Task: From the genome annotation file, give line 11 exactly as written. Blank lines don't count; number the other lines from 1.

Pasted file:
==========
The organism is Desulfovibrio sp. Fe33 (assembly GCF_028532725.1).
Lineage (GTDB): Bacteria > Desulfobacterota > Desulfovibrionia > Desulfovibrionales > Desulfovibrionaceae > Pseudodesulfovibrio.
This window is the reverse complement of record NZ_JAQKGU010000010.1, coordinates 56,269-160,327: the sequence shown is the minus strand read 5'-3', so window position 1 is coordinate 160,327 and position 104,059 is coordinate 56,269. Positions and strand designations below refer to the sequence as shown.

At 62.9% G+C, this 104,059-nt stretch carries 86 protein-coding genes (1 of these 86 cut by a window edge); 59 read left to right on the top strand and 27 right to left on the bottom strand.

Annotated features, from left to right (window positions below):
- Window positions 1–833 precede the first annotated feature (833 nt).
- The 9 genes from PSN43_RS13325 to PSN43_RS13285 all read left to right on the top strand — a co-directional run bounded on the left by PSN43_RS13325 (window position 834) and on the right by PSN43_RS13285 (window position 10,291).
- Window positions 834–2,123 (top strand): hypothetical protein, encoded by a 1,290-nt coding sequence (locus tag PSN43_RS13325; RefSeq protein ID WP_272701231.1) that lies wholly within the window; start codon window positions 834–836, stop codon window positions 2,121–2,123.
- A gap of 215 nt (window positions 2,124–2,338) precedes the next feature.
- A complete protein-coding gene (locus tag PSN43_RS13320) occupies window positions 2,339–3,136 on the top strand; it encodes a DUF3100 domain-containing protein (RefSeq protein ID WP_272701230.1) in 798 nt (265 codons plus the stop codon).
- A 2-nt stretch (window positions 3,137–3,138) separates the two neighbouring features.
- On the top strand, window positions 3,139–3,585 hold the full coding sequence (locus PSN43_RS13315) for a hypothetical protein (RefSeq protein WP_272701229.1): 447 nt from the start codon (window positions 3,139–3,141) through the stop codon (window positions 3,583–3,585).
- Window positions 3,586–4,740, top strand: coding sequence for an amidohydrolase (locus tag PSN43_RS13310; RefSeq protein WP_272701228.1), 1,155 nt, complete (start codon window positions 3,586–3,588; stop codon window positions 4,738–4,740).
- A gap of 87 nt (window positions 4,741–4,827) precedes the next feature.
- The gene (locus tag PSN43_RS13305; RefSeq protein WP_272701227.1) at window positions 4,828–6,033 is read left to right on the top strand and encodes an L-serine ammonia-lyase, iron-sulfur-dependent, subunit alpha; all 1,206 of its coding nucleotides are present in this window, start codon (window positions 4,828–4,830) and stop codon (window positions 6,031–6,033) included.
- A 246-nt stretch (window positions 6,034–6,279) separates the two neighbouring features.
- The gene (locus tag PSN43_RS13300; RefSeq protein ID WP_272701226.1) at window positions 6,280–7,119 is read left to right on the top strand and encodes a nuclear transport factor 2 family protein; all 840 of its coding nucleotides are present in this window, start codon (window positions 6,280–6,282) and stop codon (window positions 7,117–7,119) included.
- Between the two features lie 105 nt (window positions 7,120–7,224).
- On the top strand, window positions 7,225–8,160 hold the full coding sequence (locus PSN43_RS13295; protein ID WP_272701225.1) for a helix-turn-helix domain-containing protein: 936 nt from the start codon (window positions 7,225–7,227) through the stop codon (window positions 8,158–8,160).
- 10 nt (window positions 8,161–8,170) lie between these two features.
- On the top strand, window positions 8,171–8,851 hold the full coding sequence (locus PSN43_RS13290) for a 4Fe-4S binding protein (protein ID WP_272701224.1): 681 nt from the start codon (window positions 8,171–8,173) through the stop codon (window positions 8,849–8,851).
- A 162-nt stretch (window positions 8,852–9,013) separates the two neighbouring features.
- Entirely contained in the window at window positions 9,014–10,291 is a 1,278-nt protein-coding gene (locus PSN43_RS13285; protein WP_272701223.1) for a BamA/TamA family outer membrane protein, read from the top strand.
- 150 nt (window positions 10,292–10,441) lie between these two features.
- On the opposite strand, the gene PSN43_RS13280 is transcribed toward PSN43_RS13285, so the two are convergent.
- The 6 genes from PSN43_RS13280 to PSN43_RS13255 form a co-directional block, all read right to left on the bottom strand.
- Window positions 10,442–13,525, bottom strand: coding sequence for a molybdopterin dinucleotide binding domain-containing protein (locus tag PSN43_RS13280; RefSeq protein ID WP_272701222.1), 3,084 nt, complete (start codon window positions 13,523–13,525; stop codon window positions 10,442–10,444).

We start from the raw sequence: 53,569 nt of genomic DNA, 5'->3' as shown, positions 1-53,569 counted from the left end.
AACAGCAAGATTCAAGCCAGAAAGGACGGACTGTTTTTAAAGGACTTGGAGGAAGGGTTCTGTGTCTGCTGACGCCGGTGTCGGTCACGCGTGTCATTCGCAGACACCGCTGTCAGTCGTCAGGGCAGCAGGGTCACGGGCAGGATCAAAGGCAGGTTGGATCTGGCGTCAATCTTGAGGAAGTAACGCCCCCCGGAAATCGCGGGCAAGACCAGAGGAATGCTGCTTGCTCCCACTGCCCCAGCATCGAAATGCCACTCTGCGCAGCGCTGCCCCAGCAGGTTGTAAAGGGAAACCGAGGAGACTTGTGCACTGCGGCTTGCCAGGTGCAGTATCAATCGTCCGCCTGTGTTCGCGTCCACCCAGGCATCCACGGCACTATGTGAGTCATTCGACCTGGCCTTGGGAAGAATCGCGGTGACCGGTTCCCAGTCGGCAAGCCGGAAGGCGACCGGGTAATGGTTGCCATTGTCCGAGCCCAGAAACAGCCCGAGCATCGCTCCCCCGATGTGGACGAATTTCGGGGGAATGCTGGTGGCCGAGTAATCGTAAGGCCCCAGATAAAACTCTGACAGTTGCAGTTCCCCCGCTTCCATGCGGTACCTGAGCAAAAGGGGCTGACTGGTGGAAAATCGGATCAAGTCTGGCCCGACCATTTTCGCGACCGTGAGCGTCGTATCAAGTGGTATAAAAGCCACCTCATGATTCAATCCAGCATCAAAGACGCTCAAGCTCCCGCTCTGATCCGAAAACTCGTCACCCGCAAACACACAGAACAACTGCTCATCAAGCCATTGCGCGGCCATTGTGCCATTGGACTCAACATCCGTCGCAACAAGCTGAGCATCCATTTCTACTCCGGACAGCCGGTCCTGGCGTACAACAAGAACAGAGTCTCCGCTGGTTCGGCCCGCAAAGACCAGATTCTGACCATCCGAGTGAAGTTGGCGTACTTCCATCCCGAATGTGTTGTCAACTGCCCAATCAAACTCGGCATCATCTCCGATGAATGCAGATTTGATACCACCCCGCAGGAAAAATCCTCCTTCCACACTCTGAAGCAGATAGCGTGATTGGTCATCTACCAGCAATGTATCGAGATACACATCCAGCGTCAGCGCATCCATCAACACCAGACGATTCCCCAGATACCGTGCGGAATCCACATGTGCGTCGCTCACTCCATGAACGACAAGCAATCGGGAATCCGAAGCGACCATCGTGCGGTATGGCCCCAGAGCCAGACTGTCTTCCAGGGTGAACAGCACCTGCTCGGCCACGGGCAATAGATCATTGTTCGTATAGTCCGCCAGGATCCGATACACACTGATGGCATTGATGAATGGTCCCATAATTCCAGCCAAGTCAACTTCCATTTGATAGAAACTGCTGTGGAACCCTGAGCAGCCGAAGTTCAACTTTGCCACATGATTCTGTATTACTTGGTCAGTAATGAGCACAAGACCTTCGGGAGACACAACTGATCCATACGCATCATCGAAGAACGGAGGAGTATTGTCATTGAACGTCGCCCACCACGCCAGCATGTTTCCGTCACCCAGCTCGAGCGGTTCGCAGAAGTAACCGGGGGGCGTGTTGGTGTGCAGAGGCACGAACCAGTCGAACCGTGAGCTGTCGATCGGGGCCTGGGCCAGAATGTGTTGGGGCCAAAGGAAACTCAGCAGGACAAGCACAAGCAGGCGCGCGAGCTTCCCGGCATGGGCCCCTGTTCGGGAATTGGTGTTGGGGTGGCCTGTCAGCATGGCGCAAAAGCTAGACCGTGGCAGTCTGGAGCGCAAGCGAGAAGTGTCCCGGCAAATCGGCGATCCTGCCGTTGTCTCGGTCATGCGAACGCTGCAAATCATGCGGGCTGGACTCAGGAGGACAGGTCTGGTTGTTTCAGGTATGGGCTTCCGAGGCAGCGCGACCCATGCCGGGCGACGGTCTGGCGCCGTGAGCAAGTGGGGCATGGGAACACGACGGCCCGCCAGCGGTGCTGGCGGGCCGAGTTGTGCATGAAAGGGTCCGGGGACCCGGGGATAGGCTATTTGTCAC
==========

- A 2-nt stretch (window positions 3,137–3,138) separates the two neighbouring features.